Hard Project: Hellboy
I have given up on explaining certain franchises to people without them sounding really weird. This doesn’t bother me, exactly, but it’s in the back of my mind, so these days I think I wind up actively looking for stuff that sounds either impossible to parse, bizarre, or just plain stupid when described in the abstract. Like Hellboy, which is about a friendly demon who punches secret Nazis and folklore horror figures in the face with the key to ending the world.
Okay, all right, the 90s were a different time for all of us, especially when it comes to comics. And despite his decade of origin and those scant details, the eponymous Hellboy is not a snarling antihero, having a demeanor closer to Detective Lenny Briscoe of Law & Order – wearied, a bit gruff, but mostly concerned with doing the right thing and helping people. Yet for all the fun of the very concept, for some reason the dude’s only got two games, both of which were horrible. Why’d that happen?
That strange, wonderful premise
Let me expand from that quick gloss from above and see if Hellboy sounds any less strange. See, during World War II, a bunch of Nazis tried to summon a demon with the help of Rasputin, as you do. The summoning was disrupted, and a professor attached to the army unit found the infant demon, named him Hellboy, and raised him as normally as he possibly could. Hellboy’s job as a remarkably long-lived adult is to travel the world, researching paranormal activity and keeping ordinary human beings safe from the dangers of the occult as a field agent for the Bureau for Paranormal Research and Defense (usually just written as BPRD). Also there are several other metahumans, supernatural creatures, and similar folks in the agency.
There. Now it… no, it’s still weird.
Again, I like the franchise a lot, because it has a very weird fusion of police procedural, globe-hopping adventure, and supernatural beasties. That’s neat in my book. But at the same time, the sheer unusual nature of the setup is kind of a barrier to entry. The fact that Hellboy himself is fundamentally a regular guy doing what he sees as a regular job doesn’t change that it’s a series heavy on mythological knowledge, with a solid dose of Christianity as the anti-weird thrown in on the side. (It’s not really focused on the sanctity of the church so much as it is creating a narrative way for characters to deal with some issues that might crop up otherwise – remember, again, the protagonist is an actual demon.)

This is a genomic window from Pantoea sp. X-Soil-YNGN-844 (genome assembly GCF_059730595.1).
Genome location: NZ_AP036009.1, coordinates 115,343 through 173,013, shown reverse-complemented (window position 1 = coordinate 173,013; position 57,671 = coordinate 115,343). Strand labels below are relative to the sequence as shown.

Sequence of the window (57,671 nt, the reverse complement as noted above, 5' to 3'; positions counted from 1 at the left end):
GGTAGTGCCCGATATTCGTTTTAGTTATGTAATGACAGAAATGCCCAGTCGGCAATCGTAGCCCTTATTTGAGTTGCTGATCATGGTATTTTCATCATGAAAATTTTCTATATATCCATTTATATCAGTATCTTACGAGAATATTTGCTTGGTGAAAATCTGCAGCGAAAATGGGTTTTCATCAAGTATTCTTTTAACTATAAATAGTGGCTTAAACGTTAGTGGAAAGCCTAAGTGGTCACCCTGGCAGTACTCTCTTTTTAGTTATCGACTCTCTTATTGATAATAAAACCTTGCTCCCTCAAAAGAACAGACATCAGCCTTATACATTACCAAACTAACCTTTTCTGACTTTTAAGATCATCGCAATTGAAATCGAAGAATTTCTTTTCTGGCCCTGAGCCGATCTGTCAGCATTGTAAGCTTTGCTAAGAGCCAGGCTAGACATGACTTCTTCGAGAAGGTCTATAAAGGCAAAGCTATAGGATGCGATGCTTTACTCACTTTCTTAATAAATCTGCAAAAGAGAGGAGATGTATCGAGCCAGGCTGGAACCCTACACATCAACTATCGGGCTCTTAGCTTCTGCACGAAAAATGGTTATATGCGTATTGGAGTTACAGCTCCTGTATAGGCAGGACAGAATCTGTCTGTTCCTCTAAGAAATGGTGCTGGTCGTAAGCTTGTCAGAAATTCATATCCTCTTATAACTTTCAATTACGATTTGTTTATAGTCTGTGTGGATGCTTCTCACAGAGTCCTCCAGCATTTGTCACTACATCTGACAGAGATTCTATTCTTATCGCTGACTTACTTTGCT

Evidence is a mess
Notice how I mentioned elements of police procedurals above? Yeah, that’s going to be a problem when making a video game, because for a title to truly capture to source material you have to get the feel of that investigation going. The series is not just a matter of propping up some supernatural beastie or another and then punching it over and over; in fact, the stories often borrow an element that I’m fond of seeing in Spider-man and points related. (Namely, while Spider-man is super-strong, he’s never quite super-strong enough to go toe-to-toe with his other super-strong opponents. He’s always punching just above his weight class.)
Trying to run a proper detective game is kind of messy. LA Noire tried it, and the net result was a game that played out like the world’s dumbest quiz show, wherein you had to keep questioning a suspect with the right piece of information or you didn’t technically count as accusing them of anything. You’d need multiple bits of evidence, several ways to arrive at the correct conclusions, and players who understood what all of the evidence meant… or were patient enough to keep clicking at everything.
Point is, it’s a weird jump. It’s awkward to make a game that feels quite right and gets the proper balance of weird stuff swirling around the main character compared to actual threats that need to be punched in the face. Easier to make it a straight brawler, but that alone makes the game feel just a tad diminished from the word go.
A great way to lose money
It’s pretty obvious that Guillermo del Toro likes Hellboy a lot. More or less on the back of his insistence, we’ve had two live-action films starring Ron Perlman in a role that he was, apparently, born to play. They’re fun movies. And they have both lost kind of shameful amounts of money before the home movie sales hit.
There have been two Hellboy games, and both of them have launched to mediocre reviews and poor sales, partly because of this. The reason that this influences making another game is that any developer who could take on the project and do it justice will quickly see that the return on investment is low. There is not an eager audience ready to pick this game up on launch day based on the name of the IP. Yes, we are living in an environment in which slow sales over time backed by word-of-mouth can make up the difference in sales, but the problem is that no big studio would pick up the license, make a proper game for it, and then be able to absorb the hit as sales slowly trickled in.
No, it’s a license that’s going to go to a studio that’s looking to use the license as something to work with now. Sure, those first-month sales no longer rule the world, but when you’re a small studio you may very well not be around by the time that the game starts to sell enough to make it a worthwhile project.
It’s a weird little slice of wonder with wonky concepts for a game, an off-putting premise, and one with a track record of losing money. So do we lose so many games that could be a lot of fun to play; the closest we get here is Devil May Cry, and that just lists Dante as an investigator as a mechanism to get the plot moving.